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Hospitality mixed use vs. planning land use 

By Dexter Moren, Partner

In the early years of our existence, we were regularly criticised in our annual Chartered RIBA benchmarking audit as being too exposed to one sector - hospitality.

After some reflection, we concluded that it was better to be a known entity in one area, than be a ‘jack of all trades, master of none’, and spread our then small practice resources over a plethora of specialisms.

Ironically, history played into our hands as hospitality has, and continues, to morph from hotels into associated uses such as serviced apartments, hostels and build-to-rent, sports and leisure, student and retirement living, co-working, co-living and healthcare. Today, our architecture and interior design services attract the diversity of client base to which the RIBA always advised we should appeal.

However, the greater opportunities that hospitality design could, and should, be opening up continue to be hampered by the narrow way in which local planning authorities regulate land use.

I’m reminded of a discussion I had with a City of London official, probably eight or so years ago. He advised that the reason for blocking approval for a new hotel in the Square Mile was the City’s objective to become London’s premium office destination, not a location for residential or hospitality services.

Recognising that the West End was the premium office destination at the time, I asked him whether that might be because people didn’t only live to work and the diversity of residential, retail and hospitality was what might attract that premium designation.

His response was quite extraordinary: “But you can park for free in the City in the weekends.” Not only did he not appreciate that broader activities of life were not confined to weekends, but he failed to recognise that you could almost see the tumbleweed on a Saturday and Sunday in The City.

Having grown up in South Africa, I believe I am qualified to use the word apartheid to describe the institutional segregation of land uses expected by that City of London official. Like racial segregation, they should be confined to the annals of history as real estate evolves into an exciting, multi-use, experiential hospitality-led model. While there was always a margin of mixed-use, with some retail at the street level of many office buildings, the basic premise of our planning system focusses on segregated use.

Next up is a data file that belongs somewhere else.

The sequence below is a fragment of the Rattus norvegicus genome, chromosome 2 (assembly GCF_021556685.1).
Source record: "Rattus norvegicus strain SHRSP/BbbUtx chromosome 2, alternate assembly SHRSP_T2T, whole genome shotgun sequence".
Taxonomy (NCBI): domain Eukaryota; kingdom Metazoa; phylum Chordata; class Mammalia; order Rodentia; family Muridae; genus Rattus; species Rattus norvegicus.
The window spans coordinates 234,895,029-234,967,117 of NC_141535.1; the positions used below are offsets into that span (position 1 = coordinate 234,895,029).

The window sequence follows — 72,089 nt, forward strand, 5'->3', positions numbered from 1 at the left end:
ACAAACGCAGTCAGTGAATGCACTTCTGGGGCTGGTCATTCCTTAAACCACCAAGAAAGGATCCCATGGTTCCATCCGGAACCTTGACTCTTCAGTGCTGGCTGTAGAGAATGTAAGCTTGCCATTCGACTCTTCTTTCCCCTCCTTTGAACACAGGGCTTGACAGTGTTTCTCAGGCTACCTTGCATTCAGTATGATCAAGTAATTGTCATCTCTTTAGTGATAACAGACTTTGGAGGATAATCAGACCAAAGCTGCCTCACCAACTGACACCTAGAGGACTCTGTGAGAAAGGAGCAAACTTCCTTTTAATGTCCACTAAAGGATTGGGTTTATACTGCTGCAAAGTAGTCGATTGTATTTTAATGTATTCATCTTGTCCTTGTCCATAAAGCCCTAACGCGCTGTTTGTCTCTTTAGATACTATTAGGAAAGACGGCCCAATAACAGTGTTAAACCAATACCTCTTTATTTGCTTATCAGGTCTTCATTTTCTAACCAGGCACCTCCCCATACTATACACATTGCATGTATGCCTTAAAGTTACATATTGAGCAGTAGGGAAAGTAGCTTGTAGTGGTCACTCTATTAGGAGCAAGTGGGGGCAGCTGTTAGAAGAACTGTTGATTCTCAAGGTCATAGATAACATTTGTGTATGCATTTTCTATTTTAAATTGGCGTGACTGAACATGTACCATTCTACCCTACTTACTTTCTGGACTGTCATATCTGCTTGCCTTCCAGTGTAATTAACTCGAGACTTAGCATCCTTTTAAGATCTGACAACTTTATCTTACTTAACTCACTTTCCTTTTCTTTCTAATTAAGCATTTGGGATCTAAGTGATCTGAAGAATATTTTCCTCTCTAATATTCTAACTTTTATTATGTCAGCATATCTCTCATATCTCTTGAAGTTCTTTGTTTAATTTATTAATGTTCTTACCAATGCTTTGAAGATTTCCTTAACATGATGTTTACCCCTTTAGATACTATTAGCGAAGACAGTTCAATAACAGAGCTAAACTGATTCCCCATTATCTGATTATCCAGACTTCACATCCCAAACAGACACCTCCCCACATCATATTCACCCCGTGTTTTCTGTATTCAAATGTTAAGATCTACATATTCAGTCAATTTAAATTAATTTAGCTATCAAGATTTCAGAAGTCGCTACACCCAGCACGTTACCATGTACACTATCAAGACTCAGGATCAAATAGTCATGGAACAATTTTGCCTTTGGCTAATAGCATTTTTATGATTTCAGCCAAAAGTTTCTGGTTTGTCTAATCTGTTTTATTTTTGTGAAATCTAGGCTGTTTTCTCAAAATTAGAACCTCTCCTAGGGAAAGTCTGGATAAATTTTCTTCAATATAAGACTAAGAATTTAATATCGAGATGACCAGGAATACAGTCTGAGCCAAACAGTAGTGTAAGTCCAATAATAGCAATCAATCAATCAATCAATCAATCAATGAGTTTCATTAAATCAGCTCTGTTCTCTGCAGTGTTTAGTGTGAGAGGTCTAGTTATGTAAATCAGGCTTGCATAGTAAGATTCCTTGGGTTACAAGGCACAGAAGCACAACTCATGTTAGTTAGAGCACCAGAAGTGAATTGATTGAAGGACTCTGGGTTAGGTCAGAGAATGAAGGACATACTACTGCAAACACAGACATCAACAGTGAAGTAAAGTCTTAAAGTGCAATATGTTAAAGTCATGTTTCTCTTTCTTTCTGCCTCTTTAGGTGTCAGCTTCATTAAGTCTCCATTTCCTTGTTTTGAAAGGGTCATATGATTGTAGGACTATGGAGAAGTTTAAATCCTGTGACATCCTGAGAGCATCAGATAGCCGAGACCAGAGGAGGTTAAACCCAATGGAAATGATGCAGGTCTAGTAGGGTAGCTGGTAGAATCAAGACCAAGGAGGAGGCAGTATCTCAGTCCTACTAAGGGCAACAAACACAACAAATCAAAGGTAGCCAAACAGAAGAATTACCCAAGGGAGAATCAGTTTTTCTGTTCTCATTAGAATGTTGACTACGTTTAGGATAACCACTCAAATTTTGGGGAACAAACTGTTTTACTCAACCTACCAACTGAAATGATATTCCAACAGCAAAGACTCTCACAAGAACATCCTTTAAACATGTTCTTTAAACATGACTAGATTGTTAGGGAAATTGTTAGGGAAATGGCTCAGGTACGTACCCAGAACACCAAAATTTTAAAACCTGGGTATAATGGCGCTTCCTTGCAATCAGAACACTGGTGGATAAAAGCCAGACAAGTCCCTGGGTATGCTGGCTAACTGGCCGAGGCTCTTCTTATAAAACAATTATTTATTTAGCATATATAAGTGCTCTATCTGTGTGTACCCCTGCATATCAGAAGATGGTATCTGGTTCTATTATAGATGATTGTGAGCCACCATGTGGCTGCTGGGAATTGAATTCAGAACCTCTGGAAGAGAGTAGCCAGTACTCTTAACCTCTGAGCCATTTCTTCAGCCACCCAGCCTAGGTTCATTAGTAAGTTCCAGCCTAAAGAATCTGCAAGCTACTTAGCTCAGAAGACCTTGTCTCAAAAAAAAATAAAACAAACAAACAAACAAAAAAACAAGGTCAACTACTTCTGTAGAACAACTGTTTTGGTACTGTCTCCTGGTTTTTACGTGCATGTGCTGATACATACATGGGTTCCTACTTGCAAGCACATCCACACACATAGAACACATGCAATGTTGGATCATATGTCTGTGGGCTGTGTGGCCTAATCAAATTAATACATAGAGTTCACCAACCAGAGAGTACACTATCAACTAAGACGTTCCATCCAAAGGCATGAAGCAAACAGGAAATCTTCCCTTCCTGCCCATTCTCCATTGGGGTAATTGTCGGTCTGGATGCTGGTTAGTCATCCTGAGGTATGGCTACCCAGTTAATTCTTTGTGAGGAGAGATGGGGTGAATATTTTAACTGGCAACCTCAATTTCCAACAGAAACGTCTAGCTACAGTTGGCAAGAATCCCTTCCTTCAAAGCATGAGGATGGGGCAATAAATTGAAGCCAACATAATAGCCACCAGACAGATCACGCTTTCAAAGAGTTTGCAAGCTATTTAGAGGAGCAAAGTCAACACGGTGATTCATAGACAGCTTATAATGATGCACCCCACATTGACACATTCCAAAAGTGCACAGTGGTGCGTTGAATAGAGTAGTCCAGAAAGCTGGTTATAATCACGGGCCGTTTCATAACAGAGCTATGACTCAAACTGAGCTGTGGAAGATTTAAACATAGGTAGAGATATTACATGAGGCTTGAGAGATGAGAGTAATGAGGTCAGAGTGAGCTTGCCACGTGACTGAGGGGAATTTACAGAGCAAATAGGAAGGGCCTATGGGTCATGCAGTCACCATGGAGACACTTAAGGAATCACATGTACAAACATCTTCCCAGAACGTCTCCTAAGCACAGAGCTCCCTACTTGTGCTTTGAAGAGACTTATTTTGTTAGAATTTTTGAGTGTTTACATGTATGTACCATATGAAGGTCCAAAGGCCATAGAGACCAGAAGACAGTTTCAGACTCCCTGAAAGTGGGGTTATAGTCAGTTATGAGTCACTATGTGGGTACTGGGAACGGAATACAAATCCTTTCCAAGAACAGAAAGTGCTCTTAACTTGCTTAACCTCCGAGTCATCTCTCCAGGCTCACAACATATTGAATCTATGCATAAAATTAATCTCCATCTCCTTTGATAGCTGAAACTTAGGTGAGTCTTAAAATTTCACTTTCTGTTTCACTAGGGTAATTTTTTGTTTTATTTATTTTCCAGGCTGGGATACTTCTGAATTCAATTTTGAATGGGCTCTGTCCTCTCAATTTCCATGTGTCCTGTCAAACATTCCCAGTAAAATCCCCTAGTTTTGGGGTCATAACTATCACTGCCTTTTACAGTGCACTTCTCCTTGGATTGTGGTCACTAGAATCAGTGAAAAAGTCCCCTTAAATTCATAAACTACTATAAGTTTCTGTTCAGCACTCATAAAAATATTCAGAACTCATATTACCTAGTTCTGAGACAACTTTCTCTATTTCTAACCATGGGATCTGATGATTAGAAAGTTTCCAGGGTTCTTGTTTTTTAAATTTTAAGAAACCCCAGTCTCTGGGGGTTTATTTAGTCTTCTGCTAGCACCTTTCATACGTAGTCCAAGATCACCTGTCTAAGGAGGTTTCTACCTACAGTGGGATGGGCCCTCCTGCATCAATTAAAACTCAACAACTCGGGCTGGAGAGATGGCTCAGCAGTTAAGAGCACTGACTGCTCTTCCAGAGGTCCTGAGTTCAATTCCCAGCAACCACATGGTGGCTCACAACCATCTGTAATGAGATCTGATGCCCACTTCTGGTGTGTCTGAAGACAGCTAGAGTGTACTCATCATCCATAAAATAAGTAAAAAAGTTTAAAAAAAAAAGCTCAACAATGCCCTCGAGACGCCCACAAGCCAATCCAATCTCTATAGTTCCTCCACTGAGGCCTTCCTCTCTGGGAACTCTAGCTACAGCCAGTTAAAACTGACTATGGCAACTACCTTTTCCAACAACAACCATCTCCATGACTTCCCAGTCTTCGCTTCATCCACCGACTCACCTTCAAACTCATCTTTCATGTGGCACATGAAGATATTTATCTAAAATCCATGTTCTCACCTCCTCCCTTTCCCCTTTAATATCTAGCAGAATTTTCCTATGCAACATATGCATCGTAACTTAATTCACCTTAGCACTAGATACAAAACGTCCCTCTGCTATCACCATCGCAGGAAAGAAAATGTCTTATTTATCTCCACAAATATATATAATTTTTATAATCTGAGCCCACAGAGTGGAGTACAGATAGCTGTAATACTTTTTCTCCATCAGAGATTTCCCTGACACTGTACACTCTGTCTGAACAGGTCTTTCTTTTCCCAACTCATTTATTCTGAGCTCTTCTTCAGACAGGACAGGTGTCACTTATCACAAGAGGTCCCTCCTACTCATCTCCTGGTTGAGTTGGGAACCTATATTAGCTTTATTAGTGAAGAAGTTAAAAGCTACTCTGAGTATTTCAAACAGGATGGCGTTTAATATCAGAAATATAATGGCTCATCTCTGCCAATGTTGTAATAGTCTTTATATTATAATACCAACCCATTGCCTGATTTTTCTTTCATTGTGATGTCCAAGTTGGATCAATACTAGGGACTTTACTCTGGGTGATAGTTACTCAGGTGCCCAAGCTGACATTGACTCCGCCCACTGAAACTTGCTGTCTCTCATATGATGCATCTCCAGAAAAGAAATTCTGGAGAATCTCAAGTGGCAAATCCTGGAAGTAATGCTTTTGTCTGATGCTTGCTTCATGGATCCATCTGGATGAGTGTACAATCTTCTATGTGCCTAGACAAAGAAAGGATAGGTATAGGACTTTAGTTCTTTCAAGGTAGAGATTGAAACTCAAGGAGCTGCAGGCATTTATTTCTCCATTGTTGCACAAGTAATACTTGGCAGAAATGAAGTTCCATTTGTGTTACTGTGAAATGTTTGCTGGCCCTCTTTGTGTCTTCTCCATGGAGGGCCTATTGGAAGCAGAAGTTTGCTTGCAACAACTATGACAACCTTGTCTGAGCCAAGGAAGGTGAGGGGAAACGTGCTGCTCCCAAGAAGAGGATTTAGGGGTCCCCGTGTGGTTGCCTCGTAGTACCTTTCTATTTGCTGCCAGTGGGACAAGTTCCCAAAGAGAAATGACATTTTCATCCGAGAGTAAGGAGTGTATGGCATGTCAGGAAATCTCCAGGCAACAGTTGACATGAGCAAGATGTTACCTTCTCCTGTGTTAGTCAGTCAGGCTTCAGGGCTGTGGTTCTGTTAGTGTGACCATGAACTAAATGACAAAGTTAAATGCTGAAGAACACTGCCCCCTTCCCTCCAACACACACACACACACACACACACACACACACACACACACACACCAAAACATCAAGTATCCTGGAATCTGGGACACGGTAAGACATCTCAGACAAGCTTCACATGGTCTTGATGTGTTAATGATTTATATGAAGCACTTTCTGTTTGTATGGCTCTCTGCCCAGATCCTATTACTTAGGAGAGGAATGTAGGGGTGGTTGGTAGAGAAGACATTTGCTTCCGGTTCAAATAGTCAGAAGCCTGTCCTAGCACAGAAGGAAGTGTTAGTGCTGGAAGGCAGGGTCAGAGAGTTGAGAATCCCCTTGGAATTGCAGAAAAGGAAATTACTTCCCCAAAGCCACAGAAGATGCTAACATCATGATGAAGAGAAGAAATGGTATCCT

This is contrary to the emerging urban dynamic within buildings that house an exciting overlap of uses reflecting a more diverse, experiential society. Even funding institutions are coming to the realisation that a mixed- use model, like a mixed share portfolio, is a better risk hedge than the previously favoured single-use building model.

The new generation of millennials want jobs and accommodation in the buzz of the city rather than in the B1 business parks popular when I first moved to London in the 1980s. It’s Shoreditch now, not Stockley Park.

This year we opened a boutique hotel in The City that has attracted much attention and design awards. Our client noticed that the adjoining office building was largely vacant and asked us to look at an extension focused on the longer stay market and with some co-working space. Regrettably we quickly came up against City policy to protect existing office use. How much more contributory to the rich mix of urban life would such a mix of uses have been to the location, that performs well weekdays, but is still an activity desert at weekends.

Hotels are in the vanguard of the drive for greater diversity promoting an ethos of ‘local, local, local’ as opposed to that old property adage ‘location, location, location’. Hotel design is increasingly focused on extending the hotel hospitality offer to non-hotel guests, notably neighbours, locals and passing trade. This has revitalised hotels as the lifeblood of their location, extending the offer of drink, food, meeting and co-working space, leisure opportunities and services generally to the wider neighbourhood. Not only does this generate revenue for the hotel, it also enriches the guest experience.

While the hotel function has become more diverse, in equal measure the concept of hospitality, and specifically hospitality space planning and design, has morphed into other sectors. Hospitality design specialists are now at the heart of housing, leisure and office design as much as their traditional hotel market.

If only we could see an end to the planning apartheid of use class orders, then the opportunities for our towns and cities to benefit from the socio-economic advantages of hospitality-led, mixed-use development, could be fully explored.